As the UK Government announced further measures yesterday, to relax the current lockdown restrictions, and with many businesses beginning to reopen and more ‘relaxing’ measures to come in the coming weeks, will shared workspaces be safe to use after Lockdown?
What is the flexible space industry doing to ensure the compliance with hygiene and contamination control for the many shared space users?
There is no doubt that the way we all work has changed greatly, and probably forever, as the spread of Covid-19 exposed how vulnerable we potentially were, just by going about our daily business and socialising.
Lockdown has caused many to rethink how they want to work post-lockdown, particularly when it comes to commuting and what kind of working environment they wish to work from.
With Furloughing, self-isolation, and employees and business owners adapting to the new reality of home working, many have realised there are many benefits to cutting the long daily commute and that for many, it’s been a positive experience on some levels.
Both employers and employees alike have seen that with modern technologies, such as Zoom, Skype and Microsoft Teams, it is indeed possible for businesses to function just as well for most, on the new remote model.
So with a growing drive to work at, or closer to home, the use of shared workspaces should be a good idea, allowing the flexibility of working closer to home, yet in professional surroundings and with business facilities; without all the distractions of the home based office that many will have become newly familiar with!
But there are still fears amongst many workers, about using these shared facilities, and a need for reassurance that they are not putting themselves, or their wider families at risk by using them.
The industry has responded quickly to these concerns, with many flexible space operators undertaking full and comprehensive reviews of how they will run their facilities post-lockdown, to give confidence to users that they are indeed safe places to use for conducting their business.
These measures include maintaining social distancing in their premises, so that facility users are able to function within a safe proximity to other space users, this to be within the Government guidelines for what that safe social distance should be, currently set at 2 metres apart, yet with recent research suggesting that 1 metre may indeed be a safe proximity according to the WHO.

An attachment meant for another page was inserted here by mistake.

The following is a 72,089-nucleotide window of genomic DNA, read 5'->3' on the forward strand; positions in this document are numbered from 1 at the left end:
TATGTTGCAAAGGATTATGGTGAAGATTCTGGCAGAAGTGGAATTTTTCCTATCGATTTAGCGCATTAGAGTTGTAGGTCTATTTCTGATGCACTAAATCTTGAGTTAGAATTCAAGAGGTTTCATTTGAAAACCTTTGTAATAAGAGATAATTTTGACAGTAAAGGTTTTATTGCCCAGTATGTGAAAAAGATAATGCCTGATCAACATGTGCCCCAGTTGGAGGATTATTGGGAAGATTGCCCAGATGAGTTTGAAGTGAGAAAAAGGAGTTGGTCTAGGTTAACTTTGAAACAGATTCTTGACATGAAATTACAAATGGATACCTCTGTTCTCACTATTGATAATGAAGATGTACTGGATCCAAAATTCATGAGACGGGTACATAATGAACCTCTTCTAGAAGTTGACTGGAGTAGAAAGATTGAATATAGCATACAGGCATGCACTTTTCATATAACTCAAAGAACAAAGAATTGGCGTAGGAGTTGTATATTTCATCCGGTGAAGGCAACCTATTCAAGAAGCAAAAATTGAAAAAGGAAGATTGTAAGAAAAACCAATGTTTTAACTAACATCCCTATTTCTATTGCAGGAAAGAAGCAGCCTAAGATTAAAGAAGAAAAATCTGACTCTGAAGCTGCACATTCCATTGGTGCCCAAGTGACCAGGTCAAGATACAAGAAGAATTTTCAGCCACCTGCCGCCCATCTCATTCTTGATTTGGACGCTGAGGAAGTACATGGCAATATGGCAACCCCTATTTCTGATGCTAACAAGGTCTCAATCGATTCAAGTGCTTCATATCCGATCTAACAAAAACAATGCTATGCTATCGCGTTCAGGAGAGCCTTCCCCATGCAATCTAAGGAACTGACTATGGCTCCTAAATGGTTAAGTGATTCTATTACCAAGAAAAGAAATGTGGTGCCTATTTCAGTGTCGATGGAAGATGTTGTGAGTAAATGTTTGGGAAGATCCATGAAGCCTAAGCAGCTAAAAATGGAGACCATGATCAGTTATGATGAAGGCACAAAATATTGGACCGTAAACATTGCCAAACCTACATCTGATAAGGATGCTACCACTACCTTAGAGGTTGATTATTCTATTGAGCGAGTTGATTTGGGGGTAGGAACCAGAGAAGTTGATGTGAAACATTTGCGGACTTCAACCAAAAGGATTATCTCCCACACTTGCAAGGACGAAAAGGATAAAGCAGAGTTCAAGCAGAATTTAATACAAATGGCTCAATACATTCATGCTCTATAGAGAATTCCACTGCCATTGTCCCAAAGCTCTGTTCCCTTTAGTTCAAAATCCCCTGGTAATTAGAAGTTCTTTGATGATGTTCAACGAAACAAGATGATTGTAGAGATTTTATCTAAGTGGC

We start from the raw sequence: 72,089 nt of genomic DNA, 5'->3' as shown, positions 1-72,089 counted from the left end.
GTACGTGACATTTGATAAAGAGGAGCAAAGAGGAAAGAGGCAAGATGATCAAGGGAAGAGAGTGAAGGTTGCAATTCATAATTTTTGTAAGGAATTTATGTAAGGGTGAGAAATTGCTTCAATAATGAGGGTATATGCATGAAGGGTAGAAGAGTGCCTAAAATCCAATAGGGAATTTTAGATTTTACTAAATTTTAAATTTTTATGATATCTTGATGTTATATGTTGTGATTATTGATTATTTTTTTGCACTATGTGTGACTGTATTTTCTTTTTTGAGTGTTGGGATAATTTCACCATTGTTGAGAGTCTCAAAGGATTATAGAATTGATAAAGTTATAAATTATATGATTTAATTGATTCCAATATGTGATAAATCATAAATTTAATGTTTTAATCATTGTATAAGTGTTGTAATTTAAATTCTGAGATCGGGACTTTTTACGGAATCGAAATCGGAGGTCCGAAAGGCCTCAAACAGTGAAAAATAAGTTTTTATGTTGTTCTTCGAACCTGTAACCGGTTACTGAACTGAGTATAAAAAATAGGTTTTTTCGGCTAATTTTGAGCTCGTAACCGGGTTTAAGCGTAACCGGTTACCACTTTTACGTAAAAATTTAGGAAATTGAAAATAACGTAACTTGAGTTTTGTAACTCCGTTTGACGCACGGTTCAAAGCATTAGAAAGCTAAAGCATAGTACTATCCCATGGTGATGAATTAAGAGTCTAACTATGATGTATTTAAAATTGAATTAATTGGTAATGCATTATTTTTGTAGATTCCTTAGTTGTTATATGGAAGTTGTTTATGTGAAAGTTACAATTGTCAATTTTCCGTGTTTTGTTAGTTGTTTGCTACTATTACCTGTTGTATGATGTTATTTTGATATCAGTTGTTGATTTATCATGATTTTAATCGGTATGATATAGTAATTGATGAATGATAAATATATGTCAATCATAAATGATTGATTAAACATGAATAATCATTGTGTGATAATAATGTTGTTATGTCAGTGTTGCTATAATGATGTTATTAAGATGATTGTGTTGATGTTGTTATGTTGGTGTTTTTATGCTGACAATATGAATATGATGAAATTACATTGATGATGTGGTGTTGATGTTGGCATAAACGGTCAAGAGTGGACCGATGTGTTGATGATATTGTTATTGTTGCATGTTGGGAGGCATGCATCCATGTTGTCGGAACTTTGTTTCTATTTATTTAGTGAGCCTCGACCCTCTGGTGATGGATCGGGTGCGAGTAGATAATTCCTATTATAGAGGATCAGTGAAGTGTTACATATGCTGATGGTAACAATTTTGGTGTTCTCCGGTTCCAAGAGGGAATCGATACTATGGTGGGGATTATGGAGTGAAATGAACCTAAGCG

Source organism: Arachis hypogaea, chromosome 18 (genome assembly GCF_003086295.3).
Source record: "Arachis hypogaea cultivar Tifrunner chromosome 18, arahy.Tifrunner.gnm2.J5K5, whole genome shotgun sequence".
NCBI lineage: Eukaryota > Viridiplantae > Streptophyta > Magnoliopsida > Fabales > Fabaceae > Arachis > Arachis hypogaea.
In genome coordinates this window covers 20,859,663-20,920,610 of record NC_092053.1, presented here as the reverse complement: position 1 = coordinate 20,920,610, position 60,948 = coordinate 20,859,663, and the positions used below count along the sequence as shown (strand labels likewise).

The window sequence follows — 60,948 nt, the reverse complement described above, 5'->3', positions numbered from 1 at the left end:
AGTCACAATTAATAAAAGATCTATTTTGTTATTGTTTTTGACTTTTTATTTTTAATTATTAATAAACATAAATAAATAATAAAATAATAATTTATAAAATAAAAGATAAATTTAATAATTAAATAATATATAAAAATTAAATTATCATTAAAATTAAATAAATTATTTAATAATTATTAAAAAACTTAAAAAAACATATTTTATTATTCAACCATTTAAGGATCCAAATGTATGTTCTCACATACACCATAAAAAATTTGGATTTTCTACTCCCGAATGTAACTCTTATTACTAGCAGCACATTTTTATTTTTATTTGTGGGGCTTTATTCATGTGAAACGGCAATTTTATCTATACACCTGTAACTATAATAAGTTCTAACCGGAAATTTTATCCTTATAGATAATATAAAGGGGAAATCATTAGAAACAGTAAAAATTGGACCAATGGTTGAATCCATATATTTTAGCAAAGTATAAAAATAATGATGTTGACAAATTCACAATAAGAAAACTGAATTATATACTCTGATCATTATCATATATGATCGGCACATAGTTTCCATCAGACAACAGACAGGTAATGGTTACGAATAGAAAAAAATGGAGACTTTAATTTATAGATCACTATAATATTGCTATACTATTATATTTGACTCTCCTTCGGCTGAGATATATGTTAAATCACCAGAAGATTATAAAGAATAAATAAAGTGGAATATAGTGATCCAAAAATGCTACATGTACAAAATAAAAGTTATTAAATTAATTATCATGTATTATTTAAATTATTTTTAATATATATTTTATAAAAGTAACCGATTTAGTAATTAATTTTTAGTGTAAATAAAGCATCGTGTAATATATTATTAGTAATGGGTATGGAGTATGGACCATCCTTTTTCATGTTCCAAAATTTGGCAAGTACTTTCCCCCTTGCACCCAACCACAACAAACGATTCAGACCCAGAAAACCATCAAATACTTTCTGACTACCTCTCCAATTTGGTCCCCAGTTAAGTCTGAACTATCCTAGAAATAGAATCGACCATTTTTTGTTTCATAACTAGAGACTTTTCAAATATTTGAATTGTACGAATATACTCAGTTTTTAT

Numbers of users of facilities at any given time, is also another important measure operators of flexible spaces are considering, calculating the peak tolerances that need to be observed, so that facilities can maintain social distancing easily and not get too overcrowded to maintain this.
For many new or existing users of shared spaces, one of the main concerns is the common areas of the buildings, these may be lifts, kitchens, breakout areas, restrooms…etc. and how these are going to be kept safe when other people are using them?
Much has been discussed about surface contamination in recent weeks, with the American CDC, stating that transmission through surfaces is less of a threat, as Covid-19 is primarily spread from person to person via respiratory droplets.
That aside, space operators are not taking any chances, and are putting in place robust plans for hygiene and infection control including regular regimens of cleaning and disinfecting, making hand sanitisers available in common areas and fully cleaning each work area between each client visiting.
These are the same challenges that any food/ drink retail outlet will face in the coming weeks as they reopen to some form of normality, yet it is likely that food outlets such as cafés, bars and restaurants will face a much greater challenge due to the harder to control numbers and much greater use of common areas and facilities.
Shared space operators may have an edge here, in that they have much greater control of their internal environments and user access control, to enable a greater degree of hygiene and viral agent protection.
As well as the many unseen ways that operators will be assisting users to maintain scrupulously clean facilities, they also plan to have overt reminders in place at key areas within their buildings, signs, stickers, floor mats etc.. to remind users of the basic requirements of hygiene and physical distancing, to ensure that the strategies for limiting any potential contamination are, as much as possible, adhered to over the coming months when perhaps people begin to have a less ‘alert’ attitude to the threat.
FlexSA, the Flexible Space Association, the leading UK body for representing shared spaces, will be spearheading the move towards a safe and successful future across the industry, the newly published Code of Conduct sets the highest standards for the flexible workspace industry and states that members will ‘Comply with all necessary legislative and regulatory requirements which are applicable to their business’.
This in practice, for users means that the whole membership is committed to working with Government, Scientists and medical advisers to ensure that the future for shared workspaces is secured by ensuring the client-base feel safe and secure whilst using any flexible spaces.
Back to the current situation, of millions of small business owners and employees looking for a future of more convenient working on their own terms; it’s very likely that the future will look like a more blended approach, some time is spent at home, some in shared workspaces and with less time spent in large head office buildings.
It looks like a very bright and safe future for both users and operators alike if the measures a fully rolled out and universally adopted.